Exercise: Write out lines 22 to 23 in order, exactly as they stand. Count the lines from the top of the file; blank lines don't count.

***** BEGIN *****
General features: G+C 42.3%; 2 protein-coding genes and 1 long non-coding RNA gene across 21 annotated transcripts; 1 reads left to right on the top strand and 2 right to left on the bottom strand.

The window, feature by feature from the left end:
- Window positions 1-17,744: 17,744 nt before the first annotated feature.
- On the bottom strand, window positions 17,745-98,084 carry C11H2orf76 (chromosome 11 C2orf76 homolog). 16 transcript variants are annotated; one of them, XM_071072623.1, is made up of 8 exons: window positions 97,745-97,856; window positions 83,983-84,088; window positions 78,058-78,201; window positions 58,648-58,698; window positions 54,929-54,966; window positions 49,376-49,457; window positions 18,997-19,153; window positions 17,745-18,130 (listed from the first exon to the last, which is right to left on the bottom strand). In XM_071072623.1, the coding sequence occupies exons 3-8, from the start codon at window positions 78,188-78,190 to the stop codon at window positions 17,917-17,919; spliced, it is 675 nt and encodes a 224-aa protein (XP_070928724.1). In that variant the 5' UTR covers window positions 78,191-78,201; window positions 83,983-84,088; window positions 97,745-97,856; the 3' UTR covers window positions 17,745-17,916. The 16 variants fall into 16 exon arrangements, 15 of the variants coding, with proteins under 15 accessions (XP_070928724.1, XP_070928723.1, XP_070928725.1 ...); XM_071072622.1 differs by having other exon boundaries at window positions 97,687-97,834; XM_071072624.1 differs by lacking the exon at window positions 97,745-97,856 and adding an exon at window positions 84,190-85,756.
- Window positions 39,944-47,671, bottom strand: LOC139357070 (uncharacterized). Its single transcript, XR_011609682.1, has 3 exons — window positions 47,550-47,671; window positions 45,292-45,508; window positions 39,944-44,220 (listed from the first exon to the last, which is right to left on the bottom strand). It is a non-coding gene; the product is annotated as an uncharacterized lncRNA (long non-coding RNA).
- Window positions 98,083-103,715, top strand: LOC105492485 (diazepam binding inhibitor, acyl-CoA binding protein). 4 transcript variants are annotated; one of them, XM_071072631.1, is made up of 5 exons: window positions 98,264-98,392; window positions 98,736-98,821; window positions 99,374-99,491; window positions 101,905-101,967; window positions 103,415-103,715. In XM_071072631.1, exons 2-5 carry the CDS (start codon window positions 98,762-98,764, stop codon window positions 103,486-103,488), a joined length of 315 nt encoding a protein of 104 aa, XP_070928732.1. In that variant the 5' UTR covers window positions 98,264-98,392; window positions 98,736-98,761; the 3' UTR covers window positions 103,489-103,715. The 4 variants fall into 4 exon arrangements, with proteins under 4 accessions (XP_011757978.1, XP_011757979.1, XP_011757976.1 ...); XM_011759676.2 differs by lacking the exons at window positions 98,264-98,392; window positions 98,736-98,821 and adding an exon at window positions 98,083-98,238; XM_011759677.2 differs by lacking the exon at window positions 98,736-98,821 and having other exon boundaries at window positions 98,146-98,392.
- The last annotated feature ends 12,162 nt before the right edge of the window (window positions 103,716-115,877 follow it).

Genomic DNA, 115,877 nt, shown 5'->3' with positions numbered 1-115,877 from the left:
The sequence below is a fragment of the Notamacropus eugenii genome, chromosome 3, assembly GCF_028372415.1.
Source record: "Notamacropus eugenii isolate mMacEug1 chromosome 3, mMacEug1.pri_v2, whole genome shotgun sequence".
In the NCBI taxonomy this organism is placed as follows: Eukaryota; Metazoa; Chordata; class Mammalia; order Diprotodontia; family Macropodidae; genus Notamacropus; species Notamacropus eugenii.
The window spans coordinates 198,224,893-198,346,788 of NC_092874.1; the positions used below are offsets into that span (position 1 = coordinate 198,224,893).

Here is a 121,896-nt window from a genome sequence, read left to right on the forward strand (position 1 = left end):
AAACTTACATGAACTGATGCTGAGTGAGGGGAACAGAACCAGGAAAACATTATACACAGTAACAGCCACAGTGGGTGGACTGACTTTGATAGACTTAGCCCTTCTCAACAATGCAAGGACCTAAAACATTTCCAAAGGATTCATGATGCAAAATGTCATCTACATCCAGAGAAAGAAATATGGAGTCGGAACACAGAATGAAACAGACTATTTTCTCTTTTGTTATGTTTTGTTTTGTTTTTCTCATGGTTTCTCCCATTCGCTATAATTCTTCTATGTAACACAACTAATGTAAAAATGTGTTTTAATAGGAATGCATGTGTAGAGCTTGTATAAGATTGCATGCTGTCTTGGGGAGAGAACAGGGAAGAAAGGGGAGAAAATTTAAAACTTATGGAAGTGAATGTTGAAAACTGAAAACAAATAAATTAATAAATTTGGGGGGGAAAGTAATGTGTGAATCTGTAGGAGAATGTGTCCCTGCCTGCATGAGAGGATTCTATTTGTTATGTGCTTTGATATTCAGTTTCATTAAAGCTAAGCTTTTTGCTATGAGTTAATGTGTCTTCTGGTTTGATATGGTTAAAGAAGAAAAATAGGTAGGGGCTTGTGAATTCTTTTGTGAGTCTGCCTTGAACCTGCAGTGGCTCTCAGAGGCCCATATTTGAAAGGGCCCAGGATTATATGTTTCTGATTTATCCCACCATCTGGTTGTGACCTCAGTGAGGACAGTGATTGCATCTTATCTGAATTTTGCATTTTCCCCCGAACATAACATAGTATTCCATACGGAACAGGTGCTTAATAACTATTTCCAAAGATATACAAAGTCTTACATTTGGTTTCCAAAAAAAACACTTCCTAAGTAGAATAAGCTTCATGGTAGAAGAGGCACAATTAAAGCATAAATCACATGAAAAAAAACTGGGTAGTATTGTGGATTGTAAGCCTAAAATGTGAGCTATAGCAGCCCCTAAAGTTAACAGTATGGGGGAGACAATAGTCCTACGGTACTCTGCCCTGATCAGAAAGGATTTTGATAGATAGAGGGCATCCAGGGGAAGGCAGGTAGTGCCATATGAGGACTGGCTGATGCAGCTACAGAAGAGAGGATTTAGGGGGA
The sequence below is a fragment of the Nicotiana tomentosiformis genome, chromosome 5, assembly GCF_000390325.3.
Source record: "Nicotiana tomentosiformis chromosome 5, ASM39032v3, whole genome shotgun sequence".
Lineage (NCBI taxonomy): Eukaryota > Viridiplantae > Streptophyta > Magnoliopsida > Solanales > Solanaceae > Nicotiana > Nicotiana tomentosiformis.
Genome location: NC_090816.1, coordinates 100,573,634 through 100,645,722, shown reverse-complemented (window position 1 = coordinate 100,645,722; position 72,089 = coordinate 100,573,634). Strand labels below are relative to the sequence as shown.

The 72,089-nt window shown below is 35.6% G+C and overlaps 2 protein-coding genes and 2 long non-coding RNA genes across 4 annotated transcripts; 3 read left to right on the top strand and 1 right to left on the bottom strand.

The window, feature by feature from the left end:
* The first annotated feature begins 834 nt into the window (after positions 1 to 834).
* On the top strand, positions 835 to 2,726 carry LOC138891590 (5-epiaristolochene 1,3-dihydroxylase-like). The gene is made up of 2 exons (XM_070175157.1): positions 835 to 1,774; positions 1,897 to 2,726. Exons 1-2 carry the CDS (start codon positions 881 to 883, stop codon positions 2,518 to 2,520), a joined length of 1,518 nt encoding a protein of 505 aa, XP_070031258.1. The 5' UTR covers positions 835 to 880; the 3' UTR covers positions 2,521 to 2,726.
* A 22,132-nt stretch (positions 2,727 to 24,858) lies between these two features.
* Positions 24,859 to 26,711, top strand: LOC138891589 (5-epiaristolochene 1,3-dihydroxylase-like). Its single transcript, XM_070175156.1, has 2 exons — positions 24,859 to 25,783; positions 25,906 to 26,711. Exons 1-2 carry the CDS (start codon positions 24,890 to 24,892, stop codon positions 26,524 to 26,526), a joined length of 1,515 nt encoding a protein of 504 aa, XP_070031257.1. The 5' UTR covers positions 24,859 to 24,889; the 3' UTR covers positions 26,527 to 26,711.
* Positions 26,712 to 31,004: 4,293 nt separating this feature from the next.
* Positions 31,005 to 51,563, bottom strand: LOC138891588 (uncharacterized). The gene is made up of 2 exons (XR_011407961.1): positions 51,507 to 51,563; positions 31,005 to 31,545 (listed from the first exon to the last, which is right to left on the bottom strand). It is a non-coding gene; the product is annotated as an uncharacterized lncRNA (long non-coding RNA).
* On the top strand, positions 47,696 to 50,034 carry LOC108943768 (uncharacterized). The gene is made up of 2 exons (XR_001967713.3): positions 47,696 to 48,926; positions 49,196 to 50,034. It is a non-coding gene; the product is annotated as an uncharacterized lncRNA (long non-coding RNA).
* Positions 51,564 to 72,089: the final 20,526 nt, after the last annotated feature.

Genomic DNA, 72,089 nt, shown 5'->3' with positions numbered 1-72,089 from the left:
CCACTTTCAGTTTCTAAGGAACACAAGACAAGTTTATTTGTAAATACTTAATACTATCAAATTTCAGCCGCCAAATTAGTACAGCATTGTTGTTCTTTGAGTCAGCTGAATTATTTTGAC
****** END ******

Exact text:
* On the top strand, positions 835 to 2,726 carry LOC138891590 (5-epiaristolochene 1,3-dihydroxylase-like). The gene is made up of 2 exons (XM_070175157.1): positions 835 to 1,774; positions 1,897 to 2,726. Exons 1-2 carry the CDS (start codon positions 881 to 883, stop codon positions 2,518 to 2,520), a joined length of 1,518 nt encoding a protein of 505 aa, XP_070031258.1. The 5' UTR covers positions 835 to 880; the 3' UTR covers positions 2,521 to 2,726.
* A 22,132-nt stretch (positions 2,727 to 24,858) lies between these two features.